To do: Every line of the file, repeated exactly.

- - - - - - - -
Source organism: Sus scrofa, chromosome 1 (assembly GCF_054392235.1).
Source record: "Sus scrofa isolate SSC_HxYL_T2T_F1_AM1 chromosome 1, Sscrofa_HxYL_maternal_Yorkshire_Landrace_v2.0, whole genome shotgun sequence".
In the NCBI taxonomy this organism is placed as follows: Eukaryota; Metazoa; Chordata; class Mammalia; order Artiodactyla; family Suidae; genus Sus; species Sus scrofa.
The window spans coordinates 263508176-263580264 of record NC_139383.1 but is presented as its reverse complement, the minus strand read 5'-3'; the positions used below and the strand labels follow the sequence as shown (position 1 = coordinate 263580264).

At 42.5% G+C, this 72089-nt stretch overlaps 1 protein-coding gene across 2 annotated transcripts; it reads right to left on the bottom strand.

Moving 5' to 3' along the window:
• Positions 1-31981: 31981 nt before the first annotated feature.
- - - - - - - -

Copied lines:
Source organism: Sus scrofa, chromosome 1 (assembly GCF_054392235.1).
Source record: "Sus scrofa isolate SSC_HxYL_T2T_F1_AM1 chromosome 1, Sscrofa_HxYL_maternal_Yorkshire_Landrace_v2.0, whole genome shotgun sequence".
In the NCBI taxonomy this organism is placed as follows: Eukaryota; Metazoa; Chordata; class Mammalia; order Artiodactyla; family Suidae; genus Sus; species Sus scrofa.
The window spans coordinates 263508176-263580264 of record NC_139383.1 but is presented as its reverse complement, the minus strand read 5'-3'; the positions used below and the strand labels follow the sequence as shown (position 1 = coordinate 263580264).

At 42.5% G+C, this 72089-nt stretch overlaps 1 protein-coding gene across 2 annotated transcripts; it reads right to left on the bottom strand.

Moving 5' to 3' along the window:
• Positions 1-31981: 31981 nt before the first annotated feature.